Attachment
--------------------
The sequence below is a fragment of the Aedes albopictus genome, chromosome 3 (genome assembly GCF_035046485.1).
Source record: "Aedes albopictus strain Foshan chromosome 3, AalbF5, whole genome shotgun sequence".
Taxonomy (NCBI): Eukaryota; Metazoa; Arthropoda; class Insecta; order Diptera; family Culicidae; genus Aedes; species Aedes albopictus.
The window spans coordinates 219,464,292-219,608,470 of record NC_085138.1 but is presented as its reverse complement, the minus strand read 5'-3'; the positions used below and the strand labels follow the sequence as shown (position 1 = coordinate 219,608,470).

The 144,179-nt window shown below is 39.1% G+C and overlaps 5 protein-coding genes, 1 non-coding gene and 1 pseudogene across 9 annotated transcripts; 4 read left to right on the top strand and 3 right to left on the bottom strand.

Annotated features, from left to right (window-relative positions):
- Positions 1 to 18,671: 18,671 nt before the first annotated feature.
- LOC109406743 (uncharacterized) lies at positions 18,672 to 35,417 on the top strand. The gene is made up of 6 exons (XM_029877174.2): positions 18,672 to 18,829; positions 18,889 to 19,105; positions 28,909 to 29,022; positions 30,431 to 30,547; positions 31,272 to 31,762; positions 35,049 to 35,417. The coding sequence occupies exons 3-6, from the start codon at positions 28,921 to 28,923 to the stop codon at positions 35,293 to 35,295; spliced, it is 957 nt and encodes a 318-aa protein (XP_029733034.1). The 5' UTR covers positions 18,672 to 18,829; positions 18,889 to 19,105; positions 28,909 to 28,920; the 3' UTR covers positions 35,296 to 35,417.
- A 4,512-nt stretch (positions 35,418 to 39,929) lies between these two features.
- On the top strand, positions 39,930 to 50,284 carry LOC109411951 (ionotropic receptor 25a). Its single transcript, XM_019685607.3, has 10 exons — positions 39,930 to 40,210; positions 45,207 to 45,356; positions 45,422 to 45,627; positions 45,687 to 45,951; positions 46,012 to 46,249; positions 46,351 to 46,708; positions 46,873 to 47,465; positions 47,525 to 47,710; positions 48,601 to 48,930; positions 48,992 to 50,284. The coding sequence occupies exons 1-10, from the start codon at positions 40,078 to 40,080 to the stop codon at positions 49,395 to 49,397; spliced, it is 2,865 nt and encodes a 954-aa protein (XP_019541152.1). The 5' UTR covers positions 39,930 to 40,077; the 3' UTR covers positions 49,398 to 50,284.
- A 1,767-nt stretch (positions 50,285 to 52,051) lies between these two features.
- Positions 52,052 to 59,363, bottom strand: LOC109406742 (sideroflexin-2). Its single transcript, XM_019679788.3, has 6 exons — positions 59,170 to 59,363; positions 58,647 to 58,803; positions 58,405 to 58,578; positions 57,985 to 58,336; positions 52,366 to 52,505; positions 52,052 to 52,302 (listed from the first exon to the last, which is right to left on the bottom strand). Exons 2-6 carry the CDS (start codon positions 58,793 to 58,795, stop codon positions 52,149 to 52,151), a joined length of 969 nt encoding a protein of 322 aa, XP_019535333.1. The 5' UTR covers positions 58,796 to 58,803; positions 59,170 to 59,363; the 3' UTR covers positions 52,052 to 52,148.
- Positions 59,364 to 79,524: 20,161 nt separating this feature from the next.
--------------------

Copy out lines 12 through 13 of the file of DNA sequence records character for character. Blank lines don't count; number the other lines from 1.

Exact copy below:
- Positions 52,052 to 59,363, bottom strand: LOC109406742 (sideroflexin-2). Its single transcript, XM_019679788.3, has 6 exons — positions 59,170 to 59,363; positions 58,647 to 58,803; positions 58,405 to 58,578; positions 57,985 to 58,336; positions 52,366 to 52,505; positions 52,052 to 52,302 (listed from the first exon to the last, which is right to left on the bottom strand). Exons 2-6 carry the CDS (start codon positions 58,793 to 58,795, stop codon positions 52,149 to 52,151), a joined length of 969 nt encoding a protein of 322 aa, XP_019535333.1. The 5' UTR covers positions 58,796 to 58,803; positions 59,170 to 59,363; the 3' UTR covers positions 52,052 to 52,148.
- Positions 59,364 to 79,524: 20,161 nt separating this feature from the next.